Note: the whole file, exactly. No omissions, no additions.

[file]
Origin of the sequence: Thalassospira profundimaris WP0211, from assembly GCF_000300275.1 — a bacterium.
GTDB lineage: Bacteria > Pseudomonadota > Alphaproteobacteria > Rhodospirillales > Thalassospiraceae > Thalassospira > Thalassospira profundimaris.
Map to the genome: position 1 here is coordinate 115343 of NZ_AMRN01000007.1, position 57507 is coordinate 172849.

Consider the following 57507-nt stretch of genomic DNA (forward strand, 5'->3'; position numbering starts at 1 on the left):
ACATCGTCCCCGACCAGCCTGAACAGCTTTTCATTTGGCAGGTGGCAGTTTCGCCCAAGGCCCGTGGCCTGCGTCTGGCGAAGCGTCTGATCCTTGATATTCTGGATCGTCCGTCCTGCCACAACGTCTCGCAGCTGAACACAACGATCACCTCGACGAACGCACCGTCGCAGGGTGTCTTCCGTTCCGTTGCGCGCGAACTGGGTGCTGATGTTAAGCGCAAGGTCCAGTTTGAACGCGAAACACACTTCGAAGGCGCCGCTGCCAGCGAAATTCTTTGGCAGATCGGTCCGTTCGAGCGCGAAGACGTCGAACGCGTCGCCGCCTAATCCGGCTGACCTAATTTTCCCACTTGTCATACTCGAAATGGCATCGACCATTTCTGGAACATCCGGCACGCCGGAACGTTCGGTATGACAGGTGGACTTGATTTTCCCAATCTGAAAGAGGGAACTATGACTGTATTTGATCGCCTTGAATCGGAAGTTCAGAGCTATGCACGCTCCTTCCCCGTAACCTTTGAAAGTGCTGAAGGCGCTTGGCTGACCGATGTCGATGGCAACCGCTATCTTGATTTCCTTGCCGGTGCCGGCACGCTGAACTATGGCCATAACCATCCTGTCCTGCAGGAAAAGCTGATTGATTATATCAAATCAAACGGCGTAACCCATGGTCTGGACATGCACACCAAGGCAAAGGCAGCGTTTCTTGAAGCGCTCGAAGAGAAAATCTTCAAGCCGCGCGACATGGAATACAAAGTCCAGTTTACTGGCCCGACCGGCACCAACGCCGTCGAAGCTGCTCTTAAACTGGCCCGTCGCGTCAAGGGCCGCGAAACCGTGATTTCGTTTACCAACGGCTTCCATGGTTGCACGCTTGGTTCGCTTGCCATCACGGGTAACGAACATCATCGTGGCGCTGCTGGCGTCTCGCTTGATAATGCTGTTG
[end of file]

Origin of the sequence: Thalassospira profundimaris WP0211, from assembly GCF_000300275.1 — a bacterium.
GTDB lineage: Bacteria > Pseudomonadota > Alphaproteobacteria > Rhodospirillales > Thalassospiraceae > Thalassospira > Thalassospira profundimaris.
Map to the genome: position 1 here is coordinate 115343 of NZ_AMRN01000007.1, position 57507 is coordinate 172849.

Consider the following 57507-nt stretch of genomic DNA (forward strand, 5'->3'; position numbering starts at 1 on the left):
ACATCGTCCCCGACCAGCCTGAACAGCTTTTCATTTGGCAGGTGGCAGTTTCGCCCAAGGCCCGTGGCCTGCGTCTGGCGAAGCGTCTGATCCTTGATATTCTGGATCGTCCGTCCTGCCACAACGTCTCGCAGCTGAACACAACGATCACCTCGACGAACGCACCGTCGCAGGGTGTCTTCCGTTCCGTTGCGCGCGAACTGGGTGCTGATGTTAAGCGCAAGGTCCAGTTTGAACGCGAAACACACTTCGAAGGCGCCGCTGCCAGCGAAATTCTTTGGCAGATCGGTCCGTTCGAGCGCGAAGACGTCGAACGCGTCGCCGCCTAATCCGGCTGACCTAATTTTCCCACTTGTCATACTCGAAATGGCATCGACCATTTCTGGAACATCCGGCACGCCGGAACGTTCGGTATGACAGGTGGACTTGATTTTCCCAATCTGAAAGAGGGAACTATGACTGTATTTGATCGCCTTGAATCGGAAGTTCAGAGCTATGCACGCTCCTTCCCCGTAACCTTTGAAAGTGCTGAAGGCGCTTGGCTGACCGATGTCGATGGCAACCGCTATCTTGATTTCCTTGCCGGTGCCGGCACGCTGAACTATGGCCATAACCATCCTGTCCTGCAGGAAAAGCTGATTGATTATATCAAATCAAACGGCGTAACCCATGGTCTGGACATGCACACCAAGGCAAAGGCAGCGTTTCTTGAAGCGCTCGAAGAGAAAATCTTCAAGCCGCGCGACATGGAATACAAAGTCCAGTTTACTGGCCCGACCGGCACCAACGCCGTCGAAGCTGCTCTTAAACTGGCCCGTCGCGTCAAGGGCCGCGAAACCGTGATTTCGTTTACCAACGGCTTCCATGGTTGCACGCTTGGTTCGCTTGCCATCACGGGTAACGAACATCATCGTGGCGCTGCTGGCGTCTCGCTTGATAATGCTGTTG